Fascinating to hear about how you were feeling ( an unusual sense of well-being) before a peak spiritual experience. I wonder what it was that fuelled this. Because it seems to me that that in itself is a feeling of spirituality. I begin to think that spirituality is a process of thinking and all types of thinking involve a movement, including motivation - emotion being the root of all.
Your 'cognitive feedback' would seem to tie in with Solomon's 'hallmark card phrase' in the title of his book:
' Spirituality for the Skeptic: the Thoughtful Love of Life'.

The Thoughtful Love of Life.
Heh, do Dubious and I have such a great connection or was it just unusual to see people just chatting? :)

In terms of brain chemistry, I expect that dopamine was involved. Maslow had a bit about to say about the practical triggers for PEs: http://www.intropsych.com/ch09-motivati ... ences.html

A nice bit of grounded advice from a guru here: https://books.google.com.au/books?id=vM ... on&f=false

Belinda
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Re: Secular Spirituality

Post by Belinda » Sat Jan 13, 2018 12:36 pm

Greta wrote:
A nice bit of grounded advice from a guru here: https://books.google.com.au/books?id=vM ... on&f=false
I read it Greta. Meditation: It puzzles me how it might be possible to lose one's sense of self preservation i.e. one's ego, and retain one's life. True, the moment is fleeting and never returns in its uniqueness. True, we cannot stop time and change . However the effort to conserve what allows us to stay alive is worth being neurotic about, unless one positively wants to die. I faithfully tried TM for eighteen months. I learned more about my shadows from intellectual introspection than I did from living in the moment.

I think that spirituality is about facing towards transcendent good. Transcendent good may or may not be imaginary but it's a worthy inspiration in all cases.

marjoram_blues
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Re: Secular Spirituality

Post by marjoram_blues » Sat Jan 13, 2018 3:57 pm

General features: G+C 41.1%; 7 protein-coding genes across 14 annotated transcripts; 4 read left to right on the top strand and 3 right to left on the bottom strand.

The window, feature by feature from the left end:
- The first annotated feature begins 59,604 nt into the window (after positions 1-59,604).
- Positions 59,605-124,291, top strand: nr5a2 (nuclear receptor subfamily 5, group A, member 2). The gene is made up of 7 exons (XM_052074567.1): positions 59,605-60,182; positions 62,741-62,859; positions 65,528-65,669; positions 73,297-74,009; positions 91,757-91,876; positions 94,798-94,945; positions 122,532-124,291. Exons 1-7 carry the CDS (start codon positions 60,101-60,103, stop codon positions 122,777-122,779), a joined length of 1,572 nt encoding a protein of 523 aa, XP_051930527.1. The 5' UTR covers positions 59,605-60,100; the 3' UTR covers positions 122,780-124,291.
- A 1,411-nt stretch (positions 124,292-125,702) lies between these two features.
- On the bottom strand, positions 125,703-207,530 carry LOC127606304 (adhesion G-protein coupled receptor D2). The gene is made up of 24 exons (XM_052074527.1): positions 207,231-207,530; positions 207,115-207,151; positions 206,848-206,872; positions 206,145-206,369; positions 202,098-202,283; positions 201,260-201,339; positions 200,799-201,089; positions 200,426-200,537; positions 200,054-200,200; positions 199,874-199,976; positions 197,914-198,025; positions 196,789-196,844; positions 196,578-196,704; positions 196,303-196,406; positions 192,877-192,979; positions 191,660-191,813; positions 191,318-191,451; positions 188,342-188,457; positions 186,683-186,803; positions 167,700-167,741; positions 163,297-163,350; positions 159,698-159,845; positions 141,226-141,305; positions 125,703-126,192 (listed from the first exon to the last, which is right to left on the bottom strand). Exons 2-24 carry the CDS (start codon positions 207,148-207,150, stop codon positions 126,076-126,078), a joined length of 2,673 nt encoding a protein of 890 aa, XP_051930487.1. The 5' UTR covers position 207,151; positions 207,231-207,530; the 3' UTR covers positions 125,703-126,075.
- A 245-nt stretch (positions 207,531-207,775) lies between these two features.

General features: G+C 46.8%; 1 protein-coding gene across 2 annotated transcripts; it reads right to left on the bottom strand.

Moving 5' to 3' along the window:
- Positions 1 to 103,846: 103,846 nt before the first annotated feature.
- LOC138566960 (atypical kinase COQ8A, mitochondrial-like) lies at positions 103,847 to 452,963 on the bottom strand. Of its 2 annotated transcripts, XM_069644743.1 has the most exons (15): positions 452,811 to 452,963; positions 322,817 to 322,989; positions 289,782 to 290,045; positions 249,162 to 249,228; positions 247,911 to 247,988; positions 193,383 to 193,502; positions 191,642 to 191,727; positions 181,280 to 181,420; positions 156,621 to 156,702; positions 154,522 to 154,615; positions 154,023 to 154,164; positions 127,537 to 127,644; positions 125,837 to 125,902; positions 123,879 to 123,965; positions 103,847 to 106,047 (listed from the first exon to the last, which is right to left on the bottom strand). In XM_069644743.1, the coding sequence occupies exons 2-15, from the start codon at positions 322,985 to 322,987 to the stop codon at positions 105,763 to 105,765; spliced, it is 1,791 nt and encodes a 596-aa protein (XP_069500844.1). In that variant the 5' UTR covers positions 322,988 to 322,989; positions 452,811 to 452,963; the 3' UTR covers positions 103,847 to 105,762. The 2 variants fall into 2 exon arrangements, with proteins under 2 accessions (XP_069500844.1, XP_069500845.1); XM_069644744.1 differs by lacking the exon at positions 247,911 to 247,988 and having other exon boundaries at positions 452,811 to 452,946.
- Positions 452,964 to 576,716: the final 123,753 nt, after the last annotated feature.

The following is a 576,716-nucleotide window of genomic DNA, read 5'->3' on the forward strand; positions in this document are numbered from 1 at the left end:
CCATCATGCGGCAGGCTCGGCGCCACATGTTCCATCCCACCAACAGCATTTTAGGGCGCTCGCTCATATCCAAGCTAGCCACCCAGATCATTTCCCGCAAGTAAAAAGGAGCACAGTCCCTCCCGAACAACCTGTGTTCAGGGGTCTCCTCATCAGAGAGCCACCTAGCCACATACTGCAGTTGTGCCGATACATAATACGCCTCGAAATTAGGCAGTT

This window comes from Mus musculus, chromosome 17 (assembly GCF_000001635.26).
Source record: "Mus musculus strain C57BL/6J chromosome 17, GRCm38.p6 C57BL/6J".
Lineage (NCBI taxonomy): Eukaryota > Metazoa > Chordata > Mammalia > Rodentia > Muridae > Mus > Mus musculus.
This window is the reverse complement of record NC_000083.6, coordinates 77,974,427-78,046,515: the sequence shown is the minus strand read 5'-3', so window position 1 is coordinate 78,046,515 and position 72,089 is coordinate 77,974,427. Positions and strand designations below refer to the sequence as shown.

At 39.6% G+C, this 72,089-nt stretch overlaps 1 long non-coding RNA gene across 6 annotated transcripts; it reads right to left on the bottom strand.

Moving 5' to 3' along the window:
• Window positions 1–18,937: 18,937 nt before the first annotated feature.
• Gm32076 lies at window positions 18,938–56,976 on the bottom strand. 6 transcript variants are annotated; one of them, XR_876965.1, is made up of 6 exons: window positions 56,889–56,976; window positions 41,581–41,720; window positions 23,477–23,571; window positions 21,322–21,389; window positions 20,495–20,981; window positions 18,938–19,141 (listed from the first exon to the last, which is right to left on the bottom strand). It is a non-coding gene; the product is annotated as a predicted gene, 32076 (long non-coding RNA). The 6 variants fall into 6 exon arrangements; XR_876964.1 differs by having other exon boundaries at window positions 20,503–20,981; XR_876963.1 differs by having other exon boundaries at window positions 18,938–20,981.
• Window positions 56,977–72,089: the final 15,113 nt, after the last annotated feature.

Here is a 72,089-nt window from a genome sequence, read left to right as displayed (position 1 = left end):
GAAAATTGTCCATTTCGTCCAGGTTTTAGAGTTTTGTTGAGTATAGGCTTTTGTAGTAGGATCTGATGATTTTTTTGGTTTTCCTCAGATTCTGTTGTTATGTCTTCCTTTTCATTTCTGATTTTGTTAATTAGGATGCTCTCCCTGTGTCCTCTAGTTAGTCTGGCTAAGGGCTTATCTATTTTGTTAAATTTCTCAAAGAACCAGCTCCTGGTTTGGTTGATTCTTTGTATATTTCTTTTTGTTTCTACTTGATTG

Greta wrote:
Sat Jan 13, 2018 12:00 pm
marjoram_blues wrote:
Sat Jan 13, 2018 7:13 am
Fascinating to hear about how you were feeling ( an unusual sense of well-being) before a peak spiritual experience. I wonder what it was that fuelled this. Because it seems to me that that in itself is a feeling of spirituality. I begin to think that spirituality is a process of thinking and all types of thinking involve a movement, including motivation - emotion being the root of all.
Your 'cognitive feedback' would seem to tie in with Solomon's 'hallmark card phrase' in the title of his book:
' Spirituality for the Skeptic: the Thoughtful Love of Life'.

The Thoughtful Love of Life.
Heh, do Dubious and I have such a great connection or was it just unusual to see people just chatting? :)

In terms of brain chemistry, I expect that dopamine was involved. Maslow had a bit about to say about the practical triggers for PEs: http://www.intropsych.com/ch09-motivati ... ences.html

A nice bit of grounded advice from a guru here: https://books.google.com.au/books?id=vM ... on&f=false
Ta, Greta. It's always uplifting to hear positive contributions being shared in an easy manner without hostility. Although, even the other kinds have their place in learning and development - perhaps it is the challenge that counts. Either way, it's all good...except when it's not :)

I have noted your links and will save for later. I appreciate Maslow but not so hot on cross-legged meditation.